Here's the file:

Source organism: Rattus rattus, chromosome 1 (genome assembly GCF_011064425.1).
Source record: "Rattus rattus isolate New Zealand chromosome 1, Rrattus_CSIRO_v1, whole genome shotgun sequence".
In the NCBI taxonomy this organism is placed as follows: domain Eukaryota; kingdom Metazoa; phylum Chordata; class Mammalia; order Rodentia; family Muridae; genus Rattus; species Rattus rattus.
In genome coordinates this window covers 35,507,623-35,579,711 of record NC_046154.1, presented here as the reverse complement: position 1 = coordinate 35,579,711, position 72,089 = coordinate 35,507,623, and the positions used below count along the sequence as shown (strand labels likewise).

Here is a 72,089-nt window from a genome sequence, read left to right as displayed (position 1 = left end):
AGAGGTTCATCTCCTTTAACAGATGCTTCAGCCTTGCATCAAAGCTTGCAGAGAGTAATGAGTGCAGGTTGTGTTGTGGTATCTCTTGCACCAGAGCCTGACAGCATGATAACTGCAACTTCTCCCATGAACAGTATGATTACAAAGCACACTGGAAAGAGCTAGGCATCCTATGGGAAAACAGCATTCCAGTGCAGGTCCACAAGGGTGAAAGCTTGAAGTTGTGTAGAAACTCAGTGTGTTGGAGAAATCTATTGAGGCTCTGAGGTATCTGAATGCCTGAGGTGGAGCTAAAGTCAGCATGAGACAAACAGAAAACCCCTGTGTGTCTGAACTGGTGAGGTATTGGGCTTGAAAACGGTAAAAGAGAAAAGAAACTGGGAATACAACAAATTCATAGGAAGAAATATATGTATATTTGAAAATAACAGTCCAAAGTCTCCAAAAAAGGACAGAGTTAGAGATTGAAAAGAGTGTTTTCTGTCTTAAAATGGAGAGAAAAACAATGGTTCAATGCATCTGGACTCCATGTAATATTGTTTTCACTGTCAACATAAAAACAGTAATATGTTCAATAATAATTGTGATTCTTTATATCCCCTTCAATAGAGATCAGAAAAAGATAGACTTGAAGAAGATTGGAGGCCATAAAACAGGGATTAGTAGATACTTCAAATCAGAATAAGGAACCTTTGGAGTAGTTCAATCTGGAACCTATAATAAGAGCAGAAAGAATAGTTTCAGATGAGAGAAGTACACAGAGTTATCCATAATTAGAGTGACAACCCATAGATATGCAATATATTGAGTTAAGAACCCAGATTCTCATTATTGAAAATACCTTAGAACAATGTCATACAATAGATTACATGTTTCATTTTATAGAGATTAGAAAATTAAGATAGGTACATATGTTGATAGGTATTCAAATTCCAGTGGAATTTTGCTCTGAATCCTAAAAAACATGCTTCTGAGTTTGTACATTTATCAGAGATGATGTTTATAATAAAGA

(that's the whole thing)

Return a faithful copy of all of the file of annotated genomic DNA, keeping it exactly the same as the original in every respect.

Source organism: Rattus rattus, chromosome 1 (genome assembly GCF_011064425.1).
Source record: "Rattus rattus isolate New Zealand chromosome 1, Rrattus_CSIRO_v1, whole genome shotgun sequence".
In the NCBI taxonomy this organism is placed as follows: domain Eukaryota; kingdom Metazoa; phylum Chordata; class Mammalia; order Rodentia; family Muridae; genus Rattus; species Rattus rattus.
In genome coordinates this window covers 35,507,623-35,579,711 of record NC_046154.1, presented here as the reverse complement: position 1 = coordinate 35,579,711, position 72,089 = coordinate 35,507,623, and the positions used below count along the sequence as shown (strand labels likewise).

Here is a 72,089-nt window from a genome sequence, read left to right as displayed (position 1 = left end):
AGAGGTTCATCTCCTTTAACAGATGCTTCAGCCTTGCATCAAAGCTTGCAGAGAGTAATGAGTGCAGGTTGTGTTGTGGTATCTCTTGCACCAGAGCCTGACAGCATGATAACTGCAACTTCTCCCATGAACAGTATGATTACAAAGCACACTGGAAAGAGCTAGGCATCCTATGGGAAAACAGCATTCCAGTGCAGGTCCACAAGGGTGAAAGCTTGAAGTTGTGTAGAAACTCAGTGTGTTGGAGAAATCTATTGAGGCTCTGAGGTATCTGAATGCCTGAGGTGGAGCTAAAGTCAGCATGAGACAAACAGAAAACCCCTGTGTGTCTGAACTGGTGAGGTATTGGGCTTGAAAACGGTAAAAGAGAAAAGAAACTGGGAATACAACAAATTCATAGGAAGAAATATATGTATATTTGAAAATAACAGTCCAAAGTCTCCAAAAAAGGACAGAGTTAGAGATTGAAAAGAGTGTTTTCTGTCTTAAAATGGAGAGAAAAACAATGGTTCAATGCATCTGGACTCCATGTAATATTGTTTTCACTGTCAACATAAAAACAGTAATATGTTCAATAATAATTGTGATTCTTTATATCCCCTTCAATAGAGATCAGAAAAAGATAGACTTGAAGAAGATTGGAGGCCATAAAACAGGGATTAGTAGATACTTCAAATCAGAATAAGGAACCTTTGGAGTAGTTCAATCTGGAACCTATAATAAGAGCAGAAAGAATAGTTTCAGATGAGAGAAGTACACAGAGTTATCCATAATTAGAGTGACAACCCATAGATATGCAATATATTGAGTTAAGAACCCAGATTCTCATTATTGAAAATACCTTAGAACAATGTCATACAATAGATTACATGTTTCATTTTATAGAGATTAGAAAATTAAGATAGGTACATATGTTGATAGGTATTCAAATTCCAGTGGAATTTTGCTCTGAATCCTAAAAAACATGCTTCTGAGTTTGTACATTTATCAGAGATGATGTTTATAATAAAGA